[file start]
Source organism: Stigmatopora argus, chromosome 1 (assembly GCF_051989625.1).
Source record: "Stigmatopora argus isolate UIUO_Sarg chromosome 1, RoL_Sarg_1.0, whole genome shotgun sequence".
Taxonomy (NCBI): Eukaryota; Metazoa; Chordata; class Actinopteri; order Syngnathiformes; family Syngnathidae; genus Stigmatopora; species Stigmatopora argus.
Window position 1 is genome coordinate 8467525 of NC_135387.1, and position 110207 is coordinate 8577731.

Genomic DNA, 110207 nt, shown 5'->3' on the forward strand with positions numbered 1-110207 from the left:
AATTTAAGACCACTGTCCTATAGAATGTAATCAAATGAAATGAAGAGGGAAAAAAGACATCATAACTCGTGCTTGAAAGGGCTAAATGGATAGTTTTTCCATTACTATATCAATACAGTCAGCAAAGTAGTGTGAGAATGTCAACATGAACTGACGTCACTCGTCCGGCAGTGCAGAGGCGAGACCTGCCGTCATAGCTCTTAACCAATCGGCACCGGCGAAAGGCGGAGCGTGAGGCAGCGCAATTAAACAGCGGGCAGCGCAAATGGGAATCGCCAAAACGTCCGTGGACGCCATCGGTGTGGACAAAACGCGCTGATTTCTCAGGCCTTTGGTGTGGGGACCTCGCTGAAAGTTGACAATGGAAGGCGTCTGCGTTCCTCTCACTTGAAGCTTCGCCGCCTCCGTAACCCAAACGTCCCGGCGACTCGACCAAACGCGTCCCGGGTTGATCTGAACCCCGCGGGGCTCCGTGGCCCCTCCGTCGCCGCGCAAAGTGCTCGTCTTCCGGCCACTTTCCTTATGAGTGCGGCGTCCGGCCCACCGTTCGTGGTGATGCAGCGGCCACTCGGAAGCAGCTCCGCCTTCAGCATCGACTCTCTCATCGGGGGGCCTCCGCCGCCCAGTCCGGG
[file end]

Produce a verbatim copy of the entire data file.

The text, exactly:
Source organism: Stigmatopora argus, chromosome 1 (assembly GCF_051989625.1).
Source record: "Stigmatopora argus isolate UIUO_Sarg chromosome 1, RoL_Sarg_1.0, whole genome shotgun sequence".
Taxonomy (NCBI): Eukaryota; Metazoa; Chordata; class Actinopteri; order Syngnathiformes; family Syngnathidae; genus Stigmatopora; species Stigmatopora argus.
Window position 1 is genome coordinate 8467525 of NC_135387.1, and position 110207 is coordinate 8577731.

Genomic DNA, 110207 nt, shown 5'->3' on the forward strand with positions numbered 1-110207 from the left:
AATTTAAGACCACTGTCCTATAGAATGTAATCAAATGAAATGAAGAGGGAAAAAAGACATCATAACTCGTGCTTGAAAGGGCTAAATGGATAGTTTTTCCATTACTATATCAATACAGTCAGCAAAGTAGTGTGAGAATGTCAACATGAACTGACGTCACTCGTCCGGCAGTGCAGAGGCGAGACCTGCCGTCATAGCTCTTAACCAATCGGCACCGGCGAAAGGCGGAGCGTGAGGCAGCGCAATTAAACAGCGGGCAGCGCAAATGGGAATCGCCAAAACGTCCGTGGACGCCATCGGTGTGGACAAAACGCGCTGATTTCTCAGGCCTTTGGTGTGGGGACCTCGCTGAAAGTTGACAATGGAAGGCGTCTGCGTTCCTCTCACTTGAAGCTTCGCCGCCTCCGTAACCCAAACGTCCCGGCGACTCGACCAAACGCGTCCCGGGTTGATCTGAACCCCGCGGGGCTCCGTGGCCCCTCCGTCGCCGCGCAAAGTGCTCGTCTTCCGGCCACTTTCCTTATGAGTGCGGCGTCCGGCCCACCGTTCGTGGTGATGCAGCGGCCACTCGGAAGCAGCTCCGCCTTCAGCATCGACTCTCTCATCGGGGGGCCTCCGCCGCCCAGTCCGGG